WCW!!! Crypto fans and evangelists have pushed for adoption throughout Africa. We’ll look at the top ten women who have helped put Africa at the forefront of bitcoin acceptance.
Alakanani Itireleng is the founder and CEO of Satoshicentre in Gaborone, Botswana. She works with blockchain developers to solve African problems.
Alakanani discovered bitcoin in 2012 while fundraising for her sick son. His disease killed him. After the tragedy, she ceased online activity, but returned in 2013 to learn about Bitcoin. With her teaching background and interest in cryptocurrency and blockchain, she founded SatoshiCenter.
Alakanani says the centre will bring together innovative people to use blockchain technology to promote Botswana and Africa. SatoshiCenter’s network of blockchain investors and executives mentors businesses.
Often, Alakanani Itireleng, “The Bitcoin Lady,” says education is important to blockchain acceptance. “Unknowns aren’t adopted.” Her ambition for SatoshiCenter is to make it a leader in African blockchain and develop globally recognised blockchain enterprises.
Karla Obakpolor founded CryptoSmartNow.io and QLIP NFT, a cross-chain NFT platform. Since 2016, she’s studied blockchain technology, including Algorand, Bitcoin, Ethereum, and EOS.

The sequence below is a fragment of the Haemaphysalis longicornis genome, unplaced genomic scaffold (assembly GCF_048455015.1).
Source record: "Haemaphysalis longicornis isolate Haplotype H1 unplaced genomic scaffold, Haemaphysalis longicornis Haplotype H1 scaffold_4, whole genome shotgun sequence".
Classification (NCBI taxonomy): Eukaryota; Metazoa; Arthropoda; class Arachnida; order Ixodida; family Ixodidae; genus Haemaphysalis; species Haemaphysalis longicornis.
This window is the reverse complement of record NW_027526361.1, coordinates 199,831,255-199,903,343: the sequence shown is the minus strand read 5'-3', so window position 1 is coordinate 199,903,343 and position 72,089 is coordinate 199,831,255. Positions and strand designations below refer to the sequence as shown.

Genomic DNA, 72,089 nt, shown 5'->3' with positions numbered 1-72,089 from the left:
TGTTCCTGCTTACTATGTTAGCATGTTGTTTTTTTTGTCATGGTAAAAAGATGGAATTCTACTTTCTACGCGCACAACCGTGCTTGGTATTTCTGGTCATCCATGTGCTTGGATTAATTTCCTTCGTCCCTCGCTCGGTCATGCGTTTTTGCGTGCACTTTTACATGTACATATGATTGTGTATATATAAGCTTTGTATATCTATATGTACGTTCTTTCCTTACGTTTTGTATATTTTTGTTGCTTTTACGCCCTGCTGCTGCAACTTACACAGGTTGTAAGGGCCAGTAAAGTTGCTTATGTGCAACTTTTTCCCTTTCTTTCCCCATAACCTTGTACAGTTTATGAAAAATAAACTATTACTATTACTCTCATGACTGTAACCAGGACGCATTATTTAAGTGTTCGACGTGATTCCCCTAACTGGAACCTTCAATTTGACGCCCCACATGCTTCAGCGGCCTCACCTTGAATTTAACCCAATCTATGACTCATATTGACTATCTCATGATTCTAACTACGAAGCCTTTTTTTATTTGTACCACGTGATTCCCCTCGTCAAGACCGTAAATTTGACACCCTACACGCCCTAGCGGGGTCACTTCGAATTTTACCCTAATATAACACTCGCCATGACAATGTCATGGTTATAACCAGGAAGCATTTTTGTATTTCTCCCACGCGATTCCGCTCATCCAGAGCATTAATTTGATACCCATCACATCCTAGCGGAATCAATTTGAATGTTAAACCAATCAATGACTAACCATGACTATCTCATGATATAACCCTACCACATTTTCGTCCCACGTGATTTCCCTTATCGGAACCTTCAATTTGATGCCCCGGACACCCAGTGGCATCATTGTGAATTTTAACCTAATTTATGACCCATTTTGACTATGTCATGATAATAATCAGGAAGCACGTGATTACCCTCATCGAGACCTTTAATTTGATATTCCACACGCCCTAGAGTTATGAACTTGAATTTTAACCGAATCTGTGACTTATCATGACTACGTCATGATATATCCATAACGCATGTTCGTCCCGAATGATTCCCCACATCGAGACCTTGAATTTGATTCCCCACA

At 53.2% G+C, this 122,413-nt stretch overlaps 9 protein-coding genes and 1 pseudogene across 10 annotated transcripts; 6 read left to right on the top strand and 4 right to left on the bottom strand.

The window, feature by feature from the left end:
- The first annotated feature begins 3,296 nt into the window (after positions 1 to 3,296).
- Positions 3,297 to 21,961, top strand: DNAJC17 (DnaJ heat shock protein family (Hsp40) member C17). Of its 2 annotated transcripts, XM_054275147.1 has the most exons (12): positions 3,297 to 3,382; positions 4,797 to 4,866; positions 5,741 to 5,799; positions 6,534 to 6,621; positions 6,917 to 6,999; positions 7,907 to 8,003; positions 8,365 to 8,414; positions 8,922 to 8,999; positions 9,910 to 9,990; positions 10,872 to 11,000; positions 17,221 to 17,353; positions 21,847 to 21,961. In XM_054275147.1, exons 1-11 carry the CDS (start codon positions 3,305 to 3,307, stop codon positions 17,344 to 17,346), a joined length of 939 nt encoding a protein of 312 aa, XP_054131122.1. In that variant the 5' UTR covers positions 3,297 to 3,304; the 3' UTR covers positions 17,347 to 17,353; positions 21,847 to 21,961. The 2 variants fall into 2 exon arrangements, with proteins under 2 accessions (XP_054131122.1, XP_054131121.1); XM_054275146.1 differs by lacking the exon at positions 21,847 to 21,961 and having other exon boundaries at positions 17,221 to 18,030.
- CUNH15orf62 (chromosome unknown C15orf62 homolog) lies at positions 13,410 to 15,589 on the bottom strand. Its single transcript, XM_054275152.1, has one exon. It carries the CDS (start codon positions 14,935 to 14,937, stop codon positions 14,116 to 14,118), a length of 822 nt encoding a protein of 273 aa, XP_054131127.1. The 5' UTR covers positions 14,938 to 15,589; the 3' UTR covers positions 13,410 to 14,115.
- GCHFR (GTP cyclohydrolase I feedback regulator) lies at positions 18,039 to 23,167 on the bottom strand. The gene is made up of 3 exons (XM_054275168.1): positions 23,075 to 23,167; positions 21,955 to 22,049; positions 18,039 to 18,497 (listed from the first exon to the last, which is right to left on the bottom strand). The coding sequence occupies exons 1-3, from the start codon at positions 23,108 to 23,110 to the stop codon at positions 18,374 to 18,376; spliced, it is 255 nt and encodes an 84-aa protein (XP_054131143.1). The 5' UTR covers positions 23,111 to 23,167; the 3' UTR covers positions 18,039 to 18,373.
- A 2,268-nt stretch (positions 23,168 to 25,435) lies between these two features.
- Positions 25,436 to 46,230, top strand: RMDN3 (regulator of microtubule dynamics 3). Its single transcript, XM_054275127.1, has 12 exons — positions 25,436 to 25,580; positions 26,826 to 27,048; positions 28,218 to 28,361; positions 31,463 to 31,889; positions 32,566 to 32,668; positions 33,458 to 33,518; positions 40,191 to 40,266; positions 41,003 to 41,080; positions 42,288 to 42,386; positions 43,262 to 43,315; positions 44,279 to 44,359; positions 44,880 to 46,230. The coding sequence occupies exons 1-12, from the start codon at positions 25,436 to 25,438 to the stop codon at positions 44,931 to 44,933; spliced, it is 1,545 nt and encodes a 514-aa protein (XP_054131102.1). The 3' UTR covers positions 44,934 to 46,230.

As an Algorand ambassador in 2019, she mentored 300 people on blockchain and cryptocurrency. She founded BITSAVE to teach people how to fight inflation with crypto.
Karla is writing a book about cryptocurrency and blockchain technology.
Michelle Nsunsumuco is the founder and CEO of Global Policy House and a senior advisor to Bermuda’s Global Fintech Advisory Board. She began working in cryptography and blockchain in 2009.
She’s a pioneer in the digital economy, blockchain/DLT, AI, quantum computing, and big data growth evaluation. Furthermore, she’s researched these technologies with the African Union, UN, and World Bank.
Michelle invests in and teaches blockchain. She assesses the influence of new digital technologies on business, government, and female empowerment. She heads a digital investment firm studying blockchain’s socio-economic potential.
Blockchain strategist and economist Roselyn Mwangi, She’s the co-founder and director of Africa-based Azuri Blockchain Consultants Ltd. She’s led Kenyan women in blockchain since 2017 and led the Blockchain Association of Kenya from 2019 to 2020. She’s a Kenya Institute of Directors member.
She was a UN women’s programme officer for eight years and a Safaricom business dealer for ten. She’s talked on media platforms and at international conferences about blockchain and African economies.
Roselyn wants African youth to be contributors to the global digital economy, not just consumers. She favours blockchain technology. She supports blockchain businesses and East African digital startups.
Yale Soko (South Africa)
Yale Soko is South Africa Ecosystems Lead at cLabs, Chairwoman of the United Africa Blockchain Association, and founder of the Ethereum Foundation’s Devcon alumni.
She discovered blockchain technology in 2016 and became a freelance Bitcoin and cryptocurrency consultant. The Ethereum Devcon Scholarship programme named her Devcon V Queen in 2019 for her excellent learning capacity.